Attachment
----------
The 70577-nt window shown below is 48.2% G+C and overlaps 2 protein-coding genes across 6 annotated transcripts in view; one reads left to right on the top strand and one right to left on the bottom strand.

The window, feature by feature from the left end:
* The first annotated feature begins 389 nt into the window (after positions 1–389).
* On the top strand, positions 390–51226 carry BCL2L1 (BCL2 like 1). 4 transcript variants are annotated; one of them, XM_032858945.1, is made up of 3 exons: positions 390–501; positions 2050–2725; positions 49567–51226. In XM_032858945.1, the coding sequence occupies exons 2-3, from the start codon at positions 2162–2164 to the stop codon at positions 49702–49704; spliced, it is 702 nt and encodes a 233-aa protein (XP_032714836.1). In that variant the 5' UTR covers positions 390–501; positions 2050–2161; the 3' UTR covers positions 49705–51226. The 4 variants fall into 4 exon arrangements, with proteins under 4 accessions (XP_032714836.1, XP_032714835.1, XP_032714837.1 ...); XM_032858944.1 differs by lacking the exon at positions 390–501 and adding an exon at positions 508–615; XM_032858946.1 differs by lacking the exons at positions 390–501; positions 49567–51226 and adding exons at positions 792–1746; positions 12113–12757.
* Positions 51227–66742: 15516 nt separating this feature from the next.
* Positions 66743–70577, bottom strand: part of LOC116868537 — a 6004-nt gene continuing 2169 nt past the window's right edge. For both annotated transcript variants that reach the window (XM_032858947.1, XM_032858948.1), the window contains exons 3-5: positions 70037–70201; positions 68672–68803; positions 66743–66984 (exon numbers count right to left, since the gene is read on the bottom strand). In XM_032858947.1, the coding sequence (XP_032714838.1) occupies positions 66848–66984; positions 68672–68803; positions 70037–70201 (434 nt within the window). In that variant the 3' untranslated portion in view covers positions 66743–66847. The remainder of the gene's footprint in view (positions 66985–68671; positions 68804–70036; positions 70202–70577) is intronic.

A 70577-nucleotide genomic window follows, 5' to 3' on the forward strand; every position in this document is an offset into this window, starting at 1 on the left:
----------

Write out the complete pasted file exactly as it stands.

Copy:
The 70577-nt window shown below is 48.2% G+C and overlaps 2 protein-coding genes across 6 annotated transcripts in view; one reads left to right on the top strand and one right to left on the bottom strand.

The window, feature by feature from the left end:
* The first annotated feature begins 389 nt into the window (after positions 1–389).
* On the top strand, positions 390–51226 carry BCL2L1 (BCL2 like 1). 4 transcript variants are annotated; one of them, XM_032858945.1, is made up of 3 exons: positions 390–501; positions 2050–2725; positions 49567–51226. In XM_032858945.1, the coding sequence occupies exons 2-3, from the start codon at positions 2162–2164 to the stop codon at positions 49702–49704; spliced, it is 702 nt and encodes a 233-aa protein (XP_032714836.1). In that variant the 5' UTR covers positions 390–501; positions 2050–2161; the 3' UTR covers positions 49705–51226. The 4 variants fall into 4 exon arrangements, with proteins under 4 accessions (XP_032714836.1, XP_032714835.1, XP_032714837.1 ...); XM_032858944.1 differs by lacking the exon at positions 390–501 and adding an exon at positions 508–615; XM_032858946.1 differs by lacking the exons at positions 390–501; positions 49567–51226 and adding exons at positions 792–1746; positions 12113–12757.
* Positions 51227–66742: 15516 nt separating this feature from the next.
* Positions 66743–70577, bottom strand: part of LOC116868537 — a 6004-nt gene continuing 2169 nt past the window's right edge. For both annotated transcript variants that reach the window (XM_032858947.1, XM_032858948.1), the window contains exons 3-5: positions 70037–70201; positions 68672–68803; positions 66743–66984 (exon numbers count right to left, since the gene is read on the bottom strand). In XM_032858947.1, the coding sequence (XP_032714838.1) occupies positions 66848–66984; positions 68672–68803; positions 70037–70201 (434 nt within the window). In that variant the 3' untranslated portion in view covers positions 66743–66847. The remainder of the gene's footprint in view (positions 66985–68671; positions 68804–70036; positions 70202–70577) is intronic.

A 70577-nucleotide genomic window follows, 5' to 3' on the forward strand; every position in this document is an offset into this window, starting at 1 on the left: